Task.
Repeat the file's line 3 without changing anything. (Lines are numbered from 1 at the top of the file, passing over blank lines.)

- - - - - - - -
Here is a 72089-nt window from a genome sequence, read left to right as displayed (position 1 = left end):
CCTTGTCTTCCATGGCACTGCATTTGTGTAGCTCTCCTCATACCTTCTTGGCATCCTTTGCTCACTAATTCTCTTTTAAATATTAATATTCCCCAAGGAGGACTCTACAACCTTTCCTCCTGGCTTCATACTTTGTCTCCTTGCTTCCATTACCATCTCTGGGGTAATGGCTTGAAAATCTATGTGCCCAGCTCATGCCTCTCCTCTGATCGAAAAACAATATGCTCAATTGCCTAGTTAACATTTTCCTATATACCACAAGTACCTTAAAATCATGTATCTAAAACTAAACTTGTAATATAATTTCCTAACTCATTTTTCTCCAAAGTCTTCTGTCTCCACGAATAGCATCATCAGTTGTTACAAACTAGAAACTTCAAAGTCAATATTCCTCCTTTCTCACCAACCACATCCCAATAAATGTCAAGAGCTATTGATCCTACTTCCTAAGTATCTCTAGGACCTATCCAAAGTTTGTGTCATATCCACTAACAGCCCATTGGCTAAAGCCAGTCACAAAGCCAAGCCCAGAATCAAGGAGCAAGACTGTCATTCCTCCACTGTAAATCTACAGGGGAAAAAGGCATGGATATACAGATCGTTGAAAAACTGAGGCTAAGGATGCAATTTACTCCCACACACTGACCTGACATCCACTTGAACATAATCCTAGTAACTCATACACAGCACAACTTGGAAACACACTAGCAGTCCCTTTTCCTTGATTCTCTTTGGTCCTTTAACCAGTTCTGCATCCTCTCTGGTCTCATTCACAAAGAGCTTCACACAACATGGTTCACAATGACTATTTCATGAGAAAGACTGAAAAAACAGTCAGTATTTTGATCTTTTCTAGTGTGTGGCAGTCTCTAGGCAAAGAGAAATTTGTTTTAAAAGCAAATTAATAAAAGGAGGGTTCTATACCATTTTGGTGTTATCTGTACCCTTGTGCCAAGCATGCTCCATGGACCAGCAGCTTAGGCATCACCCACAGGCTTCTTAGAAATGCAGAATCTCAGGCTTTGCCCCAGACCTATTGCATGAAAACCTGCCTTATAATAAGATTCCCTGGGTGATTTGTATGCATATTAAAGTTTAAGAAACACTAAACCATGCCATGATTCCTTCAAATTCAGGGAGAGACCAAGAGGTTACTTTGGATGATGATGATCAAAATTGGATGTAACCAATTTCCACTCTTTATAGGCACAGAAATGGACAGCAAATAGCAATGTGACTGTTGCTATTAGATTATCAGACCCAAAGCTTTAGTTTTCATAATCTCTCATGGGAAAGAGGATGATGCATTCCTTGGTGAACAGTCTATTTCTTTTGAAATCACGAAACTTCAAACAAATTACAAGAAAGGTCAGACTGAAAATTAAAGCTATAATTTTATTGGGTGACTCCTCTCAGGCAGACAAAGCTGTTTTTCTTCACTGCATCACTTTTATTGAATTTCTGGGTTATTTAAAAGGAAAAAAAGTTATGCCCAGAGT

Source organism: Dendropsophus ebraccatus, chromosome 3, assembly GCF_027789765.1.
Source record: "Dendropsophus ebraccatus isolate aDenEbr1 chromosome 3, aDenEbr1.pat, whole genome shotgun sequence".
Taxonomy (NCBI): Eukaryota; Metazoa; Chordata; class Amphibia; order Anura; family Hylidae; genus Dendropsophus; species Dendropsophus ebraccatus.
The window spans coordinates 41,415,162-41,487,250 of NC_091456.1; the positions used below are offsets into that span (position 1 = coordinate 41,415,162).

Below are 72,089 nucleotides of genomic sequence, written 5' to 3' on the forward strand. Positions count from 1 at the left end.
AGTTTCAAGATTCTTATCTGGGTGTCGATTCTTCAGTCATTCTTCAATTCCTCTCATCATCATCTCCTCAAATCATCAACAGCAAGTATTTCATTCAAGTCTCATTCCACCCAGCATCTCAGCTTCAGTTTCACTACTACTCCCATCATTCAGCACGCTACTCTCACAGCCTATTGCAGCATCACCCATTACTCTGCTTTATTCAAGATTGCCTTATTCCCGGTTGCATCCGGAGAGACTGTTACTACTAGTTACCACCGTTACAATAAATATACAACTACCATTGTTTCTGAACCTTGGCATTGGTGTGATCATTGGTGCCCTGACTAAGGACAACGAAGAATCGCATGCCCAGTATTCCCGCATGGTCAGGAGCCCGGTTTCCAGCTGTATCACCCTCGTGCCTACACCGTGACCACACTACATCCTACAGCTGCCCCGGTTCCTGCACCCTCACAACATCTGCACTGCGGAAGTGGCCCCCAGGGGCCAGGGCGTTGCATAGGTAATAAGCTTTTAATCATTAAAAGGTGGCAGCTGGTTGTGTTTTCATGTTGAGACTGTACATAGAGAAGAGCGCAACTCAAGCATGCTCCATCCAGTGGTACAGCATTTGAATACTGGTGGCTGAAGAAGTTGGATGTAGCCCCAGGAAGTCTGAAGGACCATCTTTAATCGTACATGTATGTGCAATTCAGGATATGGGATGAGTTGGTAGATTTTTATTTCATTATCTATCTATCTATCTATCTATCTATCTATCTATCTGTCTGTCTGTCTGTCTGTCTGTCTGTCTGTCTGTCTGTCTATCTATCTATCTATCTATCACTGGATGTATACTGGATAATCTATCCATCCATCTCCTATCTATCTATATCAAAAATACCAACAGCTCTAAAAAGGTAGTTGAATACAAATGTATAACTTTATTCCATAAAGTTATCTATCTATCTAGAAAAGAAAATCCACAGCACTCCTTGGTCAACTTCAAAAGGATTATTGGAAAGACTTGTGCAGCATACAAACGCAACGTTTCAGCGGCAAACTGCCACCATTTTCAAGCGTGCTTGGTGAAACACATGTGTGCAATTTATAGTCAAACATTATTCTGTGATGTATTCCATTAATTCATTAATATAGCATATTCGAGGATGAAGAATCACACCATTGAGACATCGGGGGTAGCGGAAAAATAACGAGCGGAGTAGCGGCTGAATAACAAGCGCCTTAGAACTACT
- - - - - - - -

Source organism: Dendropsophus ebraccatus, chromosome 3, assembly GCF_027789765.1.